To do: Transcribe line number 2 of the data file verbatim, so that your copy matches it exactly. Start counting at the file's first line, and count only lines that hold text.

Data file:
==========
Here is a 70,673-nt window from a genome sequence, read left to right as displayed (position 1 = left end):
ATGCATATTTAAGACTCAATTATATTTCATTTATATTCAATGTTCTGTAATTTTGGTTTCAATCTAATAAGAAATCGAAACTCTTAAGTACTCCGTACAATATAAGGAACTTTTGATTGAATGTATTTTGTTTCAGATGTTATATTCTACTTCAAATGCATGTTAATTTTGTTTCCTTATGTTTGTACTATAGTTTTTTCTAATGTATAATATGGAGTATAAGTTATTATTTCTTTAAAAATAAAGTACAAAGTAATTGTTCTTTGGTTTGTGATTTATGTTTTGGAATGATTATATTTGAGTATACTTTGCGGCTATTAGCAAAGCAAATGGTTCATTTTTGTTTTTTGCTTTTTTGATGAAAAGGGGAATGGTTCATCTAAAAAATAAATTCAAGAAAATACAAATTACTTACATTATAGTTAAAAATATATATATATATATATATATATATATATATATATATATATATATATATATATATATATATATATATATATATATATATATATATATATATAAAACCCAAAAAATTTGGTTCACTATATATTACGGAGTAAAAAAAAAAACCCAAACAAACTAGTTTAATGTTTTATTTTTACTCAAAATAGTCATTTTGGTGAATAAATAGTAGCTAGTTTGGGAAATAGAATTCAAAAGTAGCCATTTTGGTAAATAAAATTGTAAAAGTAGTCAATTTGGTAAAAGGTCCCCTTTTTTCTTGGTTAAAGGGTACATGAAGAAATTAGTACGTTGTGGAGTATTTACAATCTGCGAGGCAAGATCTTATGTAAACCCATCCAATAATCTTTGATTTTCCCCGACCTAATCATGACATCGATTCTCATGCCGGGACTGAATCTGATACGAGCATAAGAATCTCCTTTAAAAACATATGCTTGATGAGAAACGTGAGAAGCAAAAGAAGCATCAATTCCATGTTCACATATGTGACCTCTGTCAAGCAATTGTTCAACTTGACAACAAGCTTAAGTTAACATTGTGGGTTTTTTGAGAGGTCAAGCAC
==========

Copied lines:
ATGCATATTTAAGACTCAATTATATTTCATTTATATTCAATGTTCTGTAATTTTGGTTTCAATCTAATAAGAAATCGAAACTCTTAAGTACTCCGTACAATATAAGGAACTTTTGATTGAATGTATTTTGTTTCAGATGTTATATTCTACTTCAAATGCATGTTAATTTTGTTTCCTTATGTTTGTACTATAGTTTTTTCTAATGTATAATATGGAGTATAAGTTATTATTTCTTTAAAAATAAAGTACAAAGTAATTGTTCTTTGGTTTGTGATTTATGTTTTGGAATGATTATATTTGAGTATACTTTGCGGCTATTAGCAAAGCAAATGGTTCATTTTTGTTTTTTGCTTTTTTGATGAAAAGGGGAATGGTTCATCTAAAAAATAAATTCAAGAAAATACAAATTACTTACATTATAGTTAAAAATATATATATATATATATATATATATATATATATATATATATATATATATATATATATATATATATATATATATATATATATATATATATATAAAACCCAAAAAATTTGGTTCACTATATATTACGGAGTAAAAAAAAAAACCCAAACAAACTAGTTTAATGTTTTATTTTTACTCAAAATAGTCATTTTGGTGAATAAATAGTAGCTAGTTTGGGAAATAGAATTCAAAAGTAGCCATTTTGGTAAATAAAATTGTAAAAGTAGTCAATTTGGTAAAAGGTCCCCTTTTTTCTTGGTTAAAGGGTACATGAAGAAATTAGTACGTTGTGGAGTATTTACAATCTGCGAGGCAAGATCTTATGTAAACCCATCCAATAATCTTTGATTTTCCCCGACCTAATCATGACATCGATTCTCATGCCGGGACTGAATCTGATACGAGCATAAGAATCTCCTTTAAAAACATATGCTTGATGAGAAACGTGAGAAGCAAAAGAAGCATCAATTCCATGTTCACATATGTGACCTCTGTCAAGCAATTGTTCAACTTGACAACAAGCTTAAGTTAACATTGTGGGTTTTTTGAGAGGTCAAGCAC